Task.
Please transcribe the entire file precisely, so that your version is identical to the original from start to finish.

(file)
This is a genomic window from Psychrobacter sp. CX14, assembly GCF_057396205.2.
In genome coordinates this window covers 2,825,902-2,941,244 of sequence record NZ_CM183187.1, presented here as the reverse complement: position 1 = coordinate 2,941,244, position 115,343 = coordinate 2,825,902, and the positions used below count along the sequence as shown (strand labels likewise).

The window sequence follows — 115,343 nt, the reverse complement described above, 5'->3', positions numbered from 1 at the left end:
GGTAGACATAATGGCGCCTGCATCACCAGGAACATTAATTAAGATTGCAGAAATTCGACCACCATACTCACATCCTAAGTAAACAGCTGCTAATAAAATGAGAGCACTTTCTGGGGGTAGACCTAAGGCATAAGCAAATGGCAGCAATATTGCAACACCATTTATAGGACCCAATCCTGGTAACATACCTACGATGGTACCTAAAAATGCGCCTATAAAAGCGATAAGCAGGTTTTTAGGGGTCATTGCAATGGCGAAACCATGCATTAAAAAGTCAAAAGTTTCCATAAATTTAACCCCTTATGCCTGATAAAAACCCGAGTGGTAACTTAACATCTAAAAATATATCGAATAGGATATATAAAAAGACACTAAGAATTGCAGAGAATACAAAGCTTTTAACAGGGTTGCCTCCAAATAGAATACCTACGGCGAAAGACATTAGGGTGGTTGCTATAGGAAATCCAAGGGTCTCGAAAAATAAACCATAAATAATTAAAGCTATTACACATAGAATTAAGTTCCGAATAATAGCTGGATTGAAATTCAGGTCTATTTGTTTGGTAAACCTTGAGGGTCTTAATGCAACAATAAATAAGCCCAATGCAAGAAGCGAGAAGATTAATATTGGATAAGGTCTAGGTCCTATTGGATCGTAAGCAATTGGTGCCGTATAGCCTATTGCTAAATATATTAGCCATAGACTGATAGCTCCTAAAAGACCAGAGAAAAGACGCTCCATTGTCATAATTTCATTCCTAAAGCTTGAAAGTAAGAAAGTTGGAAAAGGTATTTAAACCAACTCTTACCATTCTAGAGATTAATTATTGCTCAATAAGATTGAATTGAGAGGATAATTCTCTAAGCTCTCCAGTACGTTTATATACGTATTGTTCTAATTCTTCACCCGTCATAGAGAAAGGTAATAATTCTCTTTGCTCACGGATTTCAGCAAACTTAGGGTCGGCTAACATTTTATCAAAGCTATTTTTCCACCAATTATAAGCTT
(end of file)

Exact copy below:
This is a genomic window from Psychrobacter sp. CX14, assembly GCF_057396205.2.
In genome coordinates this window covers 2,825,902-2,941,244 of sequence record NZ_CM183187.1, presented here as the reverse complement: position 1 = coordinate 2,941,244, position 115,343 = coordinate 2,825,902, and the positions used below count along the sequence as shown (strand labels likewise).

The window sequence follows — 115,343 nt, the reverse complement described above, 5'->3', positions numbered from 1 at the left end:
GGTAGACATAATGGCGCCTGCATCACCAGGAACATTAATTAAGATTGCAGAAATTCGACCACCATACTCACATCCTAAGTAAACAGCTGCTAATAAAATGAGAGCACTTTCTGGGGGTAGACCTAAGGCATAAGCAAATGGCAGCAATATTGCAACACCATTTATAGGACCCAATCCTGGTAACATACCTACGATGGTACCTAAAAATGCGCCTATAAAAGCGATAAGCAGGTTTTTAGGGGTCATTGCAATGGCGAAACCATGCATTAAAAAGTCAAAAGTTTCCATAAATTTAACCCCTTATGCCTGATAAAAACCCGAGTGGTAACTTAACATCTAAAAATATATCGAATAGGATATATAAAAAGACACTAAGAATTGCAGAGAATACAAAGCTTTTAACAGGGTTGCCTCCAAATAGAATACCTACGGCGAAAGACATTAGGGTGGTTGCTATAGGAAATCCAAGGGTCTCGAAAAATAAACCATAAATAATTAAAGCTATTACACATAGAATTAAGTTCCGAATAATAGCTGGATTGAAATTCAGGTCTATTTGTTTGGTAAACCTTGAGGGTCTTAATGCAACAATAAATAAGCCCAATGCAAGAAGCGAGAAGATTAATATTGGATAAGGTCTAGGTCCTATTGGATCGTAAGCAATTGGTGCCGTATAGCCTATTGCTAAATATATTAGCCATAGACTGATAGCTCCTAAAAGACCAGAGAAAAGACGCTCCATTGTCATAATTTCATTCCTAAAGCTTGAAAGTAAGAAAGTTGGAAAAGGTATTTAAACCAACTCTTACCATTCTAGAGATTAATTATTGCTCAATAAGATTGAATTGAGAGGATAATTCTCTAAGCTCTCCAGTACGTTTATATACGTATTGTTCTAATTCTTCACCCGTCATAGAGAAAGGTAATAATTCTCTTTGCTCACGGATTTCAGCAAACTTAGGGTCGGCTAACATTTTATCAAAGCTATTTTTCCACCAATTATAAGCTT